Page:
The global trend of assessing companies by looking at their use of renewable energy is spreading to the Japanese industrial sector. Leading domestic manufacturers plan to increase their use of renewable energy by 20% for the four years through fiscal 2020. But their use of renewable energy is projected to stay slightly below 4% of their total electricity consumption and the rate remains much lower than that of their European and U.S. rivals. Japan’s manufacturers face the urgent task of reducing implementation costs, which have continued to be an obstacle to the wider use of renewable energy, and improving infrastructure.
The Nikkei Shimbun asked 144 leading Japanese manufacturers about their plans to use renewable energy in their domestic plants and offices in its 21st environmental management survey, and tallied their responses. The collated data includes the amount of electricity they plan to directly source from solar power and other renewable energy power generation facilities as well as the use of a credit program, which assumes they used electricity generated from renewable energy.
The total amount of renewable energy the surveyed firms plan to use in fiscal 2020 rose 23.1% from what they consumed in fiscal 2016 to 8.391 billion kilowatt-hours. The use of renewable energy among the 80 firms that gave valid responses increased 3.9% on average, from 2.4% in fiscal 2016.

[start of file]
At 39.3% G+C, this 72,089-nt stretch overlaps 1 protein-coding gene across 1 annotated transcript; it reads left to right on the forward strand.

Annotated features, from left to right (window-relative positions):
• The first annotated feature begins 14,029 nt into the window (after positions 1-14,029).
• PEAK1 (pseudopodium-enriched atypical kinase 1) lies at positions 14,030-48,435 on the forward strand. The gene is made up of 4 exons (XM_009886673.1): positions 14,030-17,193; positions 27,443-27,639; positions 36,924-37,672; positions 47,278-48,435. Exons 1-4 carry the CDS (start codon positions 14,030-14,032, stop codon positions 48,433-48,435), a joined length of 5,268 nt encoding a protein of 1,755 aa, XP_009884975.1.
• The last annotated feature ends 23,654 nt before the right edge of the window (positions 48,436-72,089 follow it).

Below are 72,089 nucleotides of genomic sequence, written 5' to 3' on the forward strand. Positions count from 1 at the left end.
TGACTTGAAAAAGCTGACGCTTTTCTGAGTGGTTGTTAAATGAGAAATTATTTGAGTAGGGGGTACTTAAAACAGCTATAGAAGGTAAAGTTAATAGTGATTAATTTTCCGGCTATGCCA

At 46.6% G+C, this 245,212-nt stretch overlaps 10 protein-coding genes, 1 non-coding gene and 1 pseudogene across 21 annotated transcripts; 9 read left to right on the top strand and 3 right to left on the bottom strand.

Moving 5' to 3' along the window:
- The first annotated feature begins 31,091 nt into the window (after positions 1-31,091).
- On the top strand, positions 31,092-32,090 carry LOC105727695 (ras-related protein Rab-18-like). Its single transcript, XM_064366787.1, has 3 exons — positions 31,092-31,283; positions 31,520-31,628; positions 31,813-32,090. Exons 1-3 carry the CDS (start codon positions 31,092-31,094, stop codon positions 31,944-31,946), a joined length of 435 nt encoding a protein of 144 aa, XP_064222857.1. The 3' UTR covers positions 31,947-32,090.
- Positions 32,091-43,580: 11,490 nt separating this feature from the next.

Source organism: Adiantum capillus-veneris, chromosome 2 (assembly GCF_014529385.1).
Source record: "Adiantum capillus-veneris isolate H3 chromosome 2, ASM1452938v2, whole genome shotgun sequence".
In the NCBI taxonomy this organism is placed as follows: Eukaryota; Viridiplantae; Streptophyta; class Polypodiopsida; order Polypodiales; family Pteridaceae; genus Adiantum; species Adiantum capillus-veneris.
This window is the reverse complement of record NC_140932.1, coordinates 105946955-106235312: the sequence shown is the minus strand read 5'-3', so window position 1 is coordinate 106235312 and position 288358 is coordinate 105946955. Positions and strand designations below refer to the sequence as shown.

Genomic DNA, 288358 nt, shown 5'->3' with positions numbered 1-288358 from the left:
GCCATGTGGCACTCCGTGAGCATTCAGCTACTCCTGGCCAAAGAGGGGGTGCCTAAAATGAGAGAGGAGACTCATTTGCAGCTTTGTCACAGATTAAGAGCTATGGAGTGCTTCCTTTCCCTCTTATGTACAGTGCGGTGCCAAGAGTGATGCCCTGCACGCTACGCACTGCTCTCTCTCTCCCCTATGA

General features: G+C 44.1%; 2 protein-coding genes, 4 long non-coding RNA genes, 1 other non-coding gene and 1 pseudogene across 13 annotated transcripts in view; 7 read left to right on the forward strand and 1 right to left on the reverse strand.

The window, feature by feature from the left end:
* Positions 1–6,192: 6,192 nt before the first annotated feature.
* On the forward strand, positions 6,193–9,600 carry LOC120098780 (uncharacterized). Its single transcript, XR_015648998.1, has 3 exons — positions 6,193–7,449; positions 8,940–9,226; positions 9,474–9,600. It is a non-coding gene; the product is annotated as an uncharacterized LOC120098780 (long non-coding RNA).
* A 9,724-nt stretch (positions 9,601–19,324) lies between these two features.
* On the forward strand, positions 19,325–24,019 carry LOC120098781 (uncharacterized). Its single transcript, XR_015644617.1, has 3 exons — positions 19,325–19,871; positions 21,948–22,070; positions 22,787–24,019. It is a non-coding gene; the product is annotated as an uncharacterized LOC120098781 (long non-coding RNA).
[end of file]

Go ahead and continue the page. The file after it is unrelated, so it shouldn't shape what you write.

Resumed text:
The sectors that were particularly enthusiastic about increasing the use of renewable energy included precision machinery makers, electronic machinery manufacturers, automobile-related firms, and food producers, which have already established a solid presence overseas.
It is difficult for Japanese firms to obtain electricity generated from renewable sources at home. In Japan, most renewable energy electricity is sold to utilities via a feed-in-tariff (FIT) program and is supplied to consumers without differentiating it from electricity generated from fossil fuels. Power companies opt for selling electricity via FIT rather than directly selling to businesses as the FIT price is set higher than in other countries. This limits the amount of renewable energy that companies can directly source.
It is also difficult for them to build renewable energy power facilities on their own. The implementation cost for solar panels and other power generation equipment, for example, is two times higher than in Europe. The FIT program hampers price competition among equipment makers. The cost of connecting to power grids is also higher than in other countries.
The Japanese manufacturing industry may lose its global competitiveness without an environment that makes it easier to source renewable energy. (Abridged)